Weapons aren’t just for murder though, each one you find and utilise has an alternative use, and in particular the bow implementation is superb. Whether it’s swinging across chasms, pulling levers or destroying barricades, you will not make it through the wilderness without it. On top of the multiple functions there are different ammo types, and everything continues to get upgraded even right up to the final part of the story. Unless you’re absolutely determined to complete every activity before finishing things off (and the game telegraphs the point of no return), then there’s plenty left to do once the credits have rolled. Each area has challenges to complete, crypts to uncover, weapon parts to find, and best of all – the optional tombs return. All of these are self-contained puzzles outside the main story that demand experimentation and logical thinking. Whilst none of them are too difficult, there’s usually one or two that make your brain itch for a few minutes. Then there’s hunting to find materials for crafting to manage the gun and equipment upgrades, and new kit that comes from helping out the locals too. Interaction with the people who live in the mountains extends beyond simple conversation, with quite a few of them offering up secondary missions to tackle. Ranging from attacking troops to shooting pigeons down, there’s a nice variety to here that helps add to the fact you’re in and amongst another population that needs to defend itself from aggressors. It really helps flesh out Lara’s motivation and reasons for not just grabbing the loot and running.
With this being the 20th celebration edition, and a year behind the Xbox One version, it comes with all the DLC and a few new pieces too. There are two in-game missions with Cold Darkness Awakened and Baba Yaga that crop up at appropriate points and form part of the help you’re giving to the locals. There’s Lara’s Nightmare that has you fighting the undead in Croft Manor in a horde type mode which is a lot harder than it sounds. Endurance challenges you to survive the elements and uncover secrets around inhospitable Siberian forests and made me think in terms of Don’t Starve as I managed heat, hunger and wildlife. Score attack becomes available for areas and encounters completed in the main game and puts a nice spin of what you’ve already seen and done if you decide to use the Remnant Resistance option and choose how you want those areas to be. Then there’s the playing cards gifted in packs that can be applied to most of these bonus modes that allow gameplay modifiers like outfits and weapons, as well as increased difficulty for greater points rewards. And finally there’s Blood Ties that takes the form of a narrative only tour of Croft Manor. Interestingly, Blood Ties is PSVR compatible so you can explore the extent of the manor in a more immersive way. The controls take a bit of getting used to – you look at a location then hit a button to move there – though this is preferable to moving around in first person because that really does induce nausea. There’s a warning accompanying this mode to make it really clear that the disconnect between the movement and your brain can upset your stomach, it’s not lying. Aside from that there’s a lot to be said about feeling like you’re really inside the mansion and the discovery of family secrets pays off at the end.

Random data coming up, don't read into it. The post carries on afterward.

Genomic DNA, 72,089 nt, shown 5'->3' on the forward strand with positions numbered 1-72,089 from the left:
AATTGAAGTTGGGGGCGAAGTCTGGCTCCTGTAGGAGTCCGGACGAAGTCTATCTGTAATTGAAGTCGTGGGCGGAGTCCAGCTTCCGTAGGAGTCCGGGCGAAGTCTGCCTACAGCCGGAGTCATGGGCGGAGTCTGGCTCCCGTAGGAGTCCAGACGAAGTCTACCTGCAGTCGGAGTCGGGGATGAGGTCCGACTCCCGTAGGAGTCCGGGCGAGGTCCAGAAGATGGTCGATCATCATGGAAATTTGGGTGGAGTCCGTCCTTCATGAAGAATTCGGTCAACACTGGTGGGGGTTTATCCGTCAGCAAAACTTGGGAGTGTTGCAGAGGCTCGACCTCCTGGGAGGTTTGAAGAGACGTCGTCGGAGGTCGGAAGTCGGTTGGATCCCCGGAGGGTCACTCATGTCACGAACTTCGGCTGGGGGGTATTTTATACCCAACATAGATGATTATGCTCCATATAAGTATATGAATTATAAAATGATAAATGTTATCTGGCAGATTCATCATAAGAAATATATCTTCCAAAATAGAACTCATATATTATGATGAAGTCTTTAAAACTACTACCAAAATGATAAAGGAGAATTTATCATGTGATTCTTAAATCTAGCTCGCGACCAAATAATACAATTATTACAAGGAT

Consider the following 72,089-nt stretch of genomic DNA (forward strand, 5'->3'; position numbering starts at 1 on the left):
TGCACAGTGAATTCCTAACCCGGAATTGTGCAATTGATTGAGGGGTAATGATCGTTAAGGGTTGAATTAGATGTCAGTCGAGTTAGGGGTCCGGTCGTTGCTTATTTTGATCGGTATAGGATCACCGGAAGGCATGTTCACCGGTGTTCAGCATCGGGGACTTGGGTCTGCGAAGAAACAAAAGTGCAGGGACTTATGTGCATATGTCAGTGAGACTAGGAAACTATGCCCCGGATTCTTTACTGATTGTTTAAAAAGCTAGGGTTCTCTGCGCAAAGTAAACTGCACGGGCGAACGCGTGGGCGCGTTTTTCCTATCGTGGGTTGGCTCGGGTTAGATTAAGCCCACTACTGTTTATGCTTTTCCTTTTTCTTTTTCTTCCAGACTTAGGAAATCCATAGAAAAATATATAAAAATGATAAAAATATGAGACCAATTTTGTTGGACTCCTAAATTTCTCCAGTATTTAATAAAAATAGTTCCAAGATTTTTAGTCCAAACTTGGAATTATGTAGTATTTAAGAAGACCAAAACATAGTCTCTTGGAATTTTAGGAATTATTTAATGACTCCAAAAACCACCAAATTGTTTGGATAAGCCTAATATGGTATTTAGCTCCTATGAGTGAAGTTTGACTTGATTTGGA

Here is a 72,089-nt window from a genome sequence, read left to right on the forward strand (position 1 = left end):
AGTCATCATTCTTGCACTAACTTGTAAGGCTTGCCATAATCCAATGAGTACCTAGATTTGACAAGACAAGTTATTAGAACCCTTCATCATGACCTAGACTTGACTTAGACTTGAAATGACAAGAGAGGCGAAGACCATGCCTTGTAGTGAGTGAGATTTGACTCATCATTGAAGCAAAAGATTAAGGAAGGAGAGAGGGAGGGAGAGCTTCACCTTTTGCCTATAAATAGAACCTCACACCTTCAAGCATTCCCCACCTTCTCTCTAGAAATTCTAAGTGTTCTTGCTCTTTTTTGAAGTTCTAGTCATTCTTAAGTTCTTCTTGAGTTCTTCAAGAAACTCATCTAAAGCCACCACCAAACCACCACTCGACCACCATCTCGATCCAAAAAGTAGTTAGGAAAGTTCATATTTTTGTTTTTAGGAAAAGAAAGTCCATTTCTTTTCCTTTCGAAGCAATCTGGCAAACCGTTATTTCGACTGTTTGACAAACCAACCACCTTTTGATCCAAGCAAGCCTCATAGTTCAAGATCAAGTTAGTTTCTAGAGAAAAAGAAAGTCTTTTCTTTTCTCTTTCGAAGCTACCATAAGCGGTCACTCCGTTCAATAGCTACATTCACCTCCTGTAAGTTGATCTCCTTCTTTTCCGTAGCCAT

Rise of the Tomb Raider has a lot of content and a lot of story, there’s easily 40+ hours to sink your teeth into, and there’s a lot of replayability and scoreboard driven “beat your friends” focus too. It also has a few bugs, glitches and the foibles were used to with Lara. NPCs got stuck in scenery or each other, audio froze and looped, and a foot long section of laser sight detached from my pistol and stuck to my shoulder. Then there’s the controls that aren’t really designed for close combat – stealth works well, but one-on-one fighting has the camera usually swinging away from your opponent so that you get hit in the back. Lara is also too loose in the air when jumping – slight nudges on the sticks can have you overshooting your landing platforms by some margin, or switching direction entirely. This is all piddly though, a handful of issues over the entire time with what is an always stunning, always smooth game will not at all impact your enjoyment of this latest instalment.
It might have been a long wait, and one that was hit with rumours that the game would never come to PS4, but that doesn’t matter. Great games aren’t defined by the platform or when they were released, you forget all about that the moment you’ve spent some time in them. With Rise of the Tomb Raider that’s the first couple of minutes trekking up a mountainside watching the snow get displaced with each step taken, as the sun starts to set and a storm comes in. It’s impressive scene building and defines the visual fidelity of what you’re about to experience. This is a fantastic game, extremely well designed and executed, and even though there’s a tease at the end about continuing the adventure, it in no way feels like a cheap cop out or that you’re left short changed. The only thing left to say is that every gamer should own this.
A PS4 review copy of Rise of the Tomb Raider was provided by the Square Enix PR team, and the game is available now on PS4, Xbox One and PC.